Thursday, September 11, 2008

The Chelyuskin versus the Northeast Passage

When Premier Joseph Stalin came to power in the Soviet Union in 1929, he was impatient with the delays that had kept the Northeast Passage from developing into the valuable cargo and passenger route it had promised to be. So he set up an organization called the Central Administration of the Northern Sea Route, whose job was to get ships running regularly along the Arctic Ocean from western Russia to the Bering Strait. He appointed the distinguished geophysicist and Arctic veteran Otto Yulevich Schmidt as the head of the project, and Schmidt went into action immediately. By 1932, he had readied the icebreaker Sibiriakov, with Vladimir Voronin as captain, for a voyage through the passage. Although the ship broke down a number of times, the voyage was successful: In 65 days, the Sibiriakov had traveled from Arkhangelsk to the Pacific Ocean, the first vessel ever to accomplish a passage of the northern sea route without wintering along the way.

Flushed with the success of this first attempt, Schmidt prepared a second vessel, the Chelyuskin, by adapting it with a powerful 2,500- horsepower engine, special frame, and reinforcements, and extra steel plates on the bow and forward bulkhead. Its construction would allow it to function as a semi-icebreaker. Confident that the ship would be able to plow through the ice of the Arctic Ocean, Schmidt loaded it up and departed in August 1933 with 100 passengers and heavy cargo bound for Wrangel Island.

By the time the ship reached Cape Chelyuskin (after which it was named), Captain Voronin realized that his vessel was not performing up to expectations and that conditions were worsening rapidly as the summer was drawing to a close. Schmidt considered turning back but decided to plow on through the ever-thickening ice. By mid-September, the Chelyuskin was picking its way through narrow leads of water, twisting and turning to avoid the big floes, heading ever eastward. Then, in the East Siberian Sea, 200 miles from the Bering Strait, the ship could move no more. Back and forth the ship drifted, frozen solidly in the pack ice, its powerful engine unable to free it. Suddenly, the ice began to drift steadily to the southeast, and on November 3, the ice pack, with the Chelyuskin in it, moved into the Bering Strait. By radio, the captain heard that 12 miles ahead was open water. In a matter of minutes, the Chelyuskin would be in the Pacific Ocean free to steam south. Then, without warning, the drift reversed itself and with incredible speed, swept ice and ship to the north, in the grip of a powerful current. After weeks of drifting to the north and northwest, Schmidt realized the ship was in “ancient” ice, meaning the main polar pack. The ship would never be free. With five crew members, he began in secret to prepare to abandon ship.

The end came on February 13, 1934, when a mountain of ice gashed a 40- foot-long hole in the side of the ship, flooding the engine and boiler rooms with Arctic water. The ship’s helmsman, Mikhail Gavrilovich Markov, described what followed in The Voyage of the Chelyuskin: “Then the Chelyuskin’s bow began to go down rapidly and the last command rang out—‘All on the ice! Leave the ship!’ The gangway twisted and fell.” The last men aboard jumped onto the ice and within minutes the ship sank beneath the sea. [1] The crew and passengers now settled down to make what they named “camp Schmidt” on the ice floes. These pioneers did not have radios to send messages nor airplanes to come immediately to the rescue, nevertheless, by April 13, 92 men, 10 women, and two infants were airlifted to safety—not a single life lost. [2]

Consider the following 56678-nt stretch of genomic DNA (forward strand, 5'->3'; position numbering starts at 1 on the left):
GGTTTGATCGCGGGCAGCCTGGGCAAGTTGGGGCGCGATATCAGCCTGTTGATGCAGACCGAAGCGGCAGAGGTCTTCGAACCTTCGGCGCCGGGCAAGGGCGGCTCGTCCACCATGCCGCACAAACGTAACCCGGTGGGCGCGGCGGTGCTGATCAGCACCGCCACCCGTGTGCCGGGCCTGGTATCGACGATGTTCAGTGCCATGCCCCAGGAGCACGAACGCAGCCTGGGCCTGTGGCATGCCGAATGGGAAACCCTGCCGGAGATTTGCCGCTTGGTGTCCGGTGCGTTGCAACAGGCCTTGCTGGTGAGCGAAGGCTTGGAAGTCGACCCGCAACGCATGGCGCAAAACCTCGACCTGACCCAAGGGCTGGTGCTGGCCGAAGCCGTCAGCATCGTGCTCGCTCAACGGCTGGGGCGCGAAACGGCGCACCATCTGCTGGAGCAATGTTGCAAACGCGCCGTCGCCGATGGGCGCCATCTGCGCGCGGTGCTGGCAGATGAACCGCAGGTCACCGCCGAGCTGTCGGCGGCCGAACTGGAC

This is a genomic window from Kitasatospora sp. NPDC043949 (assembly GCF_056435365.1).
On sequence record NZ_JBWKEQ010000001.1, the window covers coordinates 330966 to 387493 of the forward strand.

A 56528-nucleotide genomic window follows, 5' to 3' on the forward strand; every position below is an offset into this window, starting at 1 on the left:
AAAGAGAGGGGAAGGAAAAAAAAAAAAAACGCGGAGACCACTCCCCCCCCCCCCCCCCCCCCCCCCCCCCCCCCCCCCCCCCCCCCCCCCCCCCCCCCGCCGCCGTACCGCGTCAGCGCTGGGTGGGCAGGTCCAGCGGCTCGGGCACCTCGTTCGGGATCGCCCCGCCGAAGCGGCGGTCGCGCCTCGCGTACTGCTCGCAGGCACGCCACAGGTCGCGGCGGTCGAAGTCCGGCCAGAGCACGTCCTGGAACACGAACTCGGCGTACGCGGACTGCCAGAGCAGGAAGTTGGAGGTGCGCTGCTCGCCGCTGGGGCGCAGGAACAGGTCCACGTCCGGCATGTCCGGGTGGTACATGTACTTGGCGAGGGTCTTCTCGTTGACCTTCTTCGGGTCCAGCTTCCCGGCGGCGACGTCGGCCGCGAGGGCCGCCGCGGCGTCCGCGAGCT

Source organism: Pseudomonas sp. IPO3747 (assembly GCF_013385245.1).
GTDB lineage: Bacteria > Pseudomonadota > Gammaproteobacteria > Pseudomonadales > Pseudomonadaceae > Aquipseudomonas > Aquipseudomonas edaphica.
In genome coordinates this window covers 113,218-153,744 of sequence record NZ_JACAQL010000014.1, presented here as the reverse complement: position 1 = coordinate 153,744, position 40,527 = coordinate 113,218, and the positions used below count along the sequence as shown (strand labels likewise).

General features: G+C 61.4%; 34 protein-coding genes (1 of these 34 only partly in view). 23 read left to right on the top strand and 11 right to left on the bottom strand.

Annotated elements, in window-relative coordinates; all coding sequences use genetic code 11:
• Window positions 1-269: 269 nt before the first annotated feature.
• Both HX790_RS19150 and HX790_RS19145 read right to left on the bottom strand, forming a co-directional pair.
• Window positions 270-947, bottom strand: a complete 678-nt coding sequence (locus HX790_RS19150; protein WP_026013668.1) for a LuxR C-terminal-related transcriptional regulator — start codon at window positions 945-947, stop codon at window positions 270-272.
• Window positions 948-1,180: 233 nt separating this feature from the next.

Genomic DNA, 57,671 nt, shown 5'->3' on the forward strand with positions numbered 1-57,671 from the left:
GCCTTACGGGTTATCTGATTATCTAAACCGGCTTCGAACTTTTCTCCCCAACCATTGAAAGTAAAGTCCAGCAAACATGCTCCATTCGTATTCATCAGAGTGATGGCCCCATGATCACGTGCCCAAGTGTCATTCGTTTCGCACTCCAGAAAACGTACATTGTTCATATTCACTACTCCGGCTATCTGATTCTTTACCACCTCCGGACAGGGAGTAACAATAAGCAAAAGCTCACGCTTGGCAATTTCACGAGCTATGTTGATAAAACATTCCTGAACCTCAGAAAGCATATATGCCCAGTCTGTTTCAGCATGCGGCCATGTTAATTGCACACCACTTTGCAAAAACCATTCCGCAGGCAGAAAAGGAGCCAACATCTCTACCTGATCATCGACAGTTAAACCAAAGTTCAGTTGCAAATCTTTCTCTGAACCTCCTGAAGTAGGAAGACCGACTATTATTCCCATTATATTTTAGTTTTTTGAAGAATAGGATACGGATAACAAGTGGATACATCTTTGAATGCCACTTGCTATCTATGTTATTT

The aircraft pilots who took part in search and rescue operations were among the first people to receive the newly established highest title of Hero of the Soviet Union. Those pilots were Anatoly Liapidevsky, Sigizmund Levanevsky, Vasili Molokov, Mavrikiy Slepnev, Mikhail Vodopianov, Nikolai Kamanin and Ivan Doronin. They were flying ANT-4, civilian version of a TB-1 heavy bomber. Two American air mechanics, Clyde Armistead and William Latimer Lavery, who also helped to search and rescue the steamship, on September 10, 1934 were awarded the Order of Lenin.

The sinking of the Chelyuskin did not dampen determination to open the Northeast Passage; rather it served to bring about more powerful icebreakers and a greater resolve to make the passage a viable and profitable sea route.


[1] Following several unsuccessful attempts, the wreck was located on the bed of the Chukchi Sea by a Russian expedition, Chelyuskin-70, in mid-September 2006. Two small components of the ship's superstructure were recovered by divers and were sent to the ship's builders, Burmeister and Wein of Copenhagen, for identification.

[2] 104 people, including 10 women and 2 little girls who were born during the trip, landed on the iceberg and set “Schmidt’s camp” there. All necessary items were taken to the iceberg from the boat, and this allowed the people to survive one month on the iceberg until help arrived. On March 5, 1934, after 28 failed attempts, pilot Anatoly Lyapidevsky found the people from Chelyuskin and rescued the women and children from the iceberg. The rest of the 92 passengers and crew members were evacuated on April 13, 1934.

The polar pilots made 24 flights to rescue the expedition, and were awarded the Heroes of the Soviet Union titles. Rescuing the Chelyuskin expedition became a remarkable point of Russian history.


Russian-Soviet polar stations and their role in the Arctic Seas exploration

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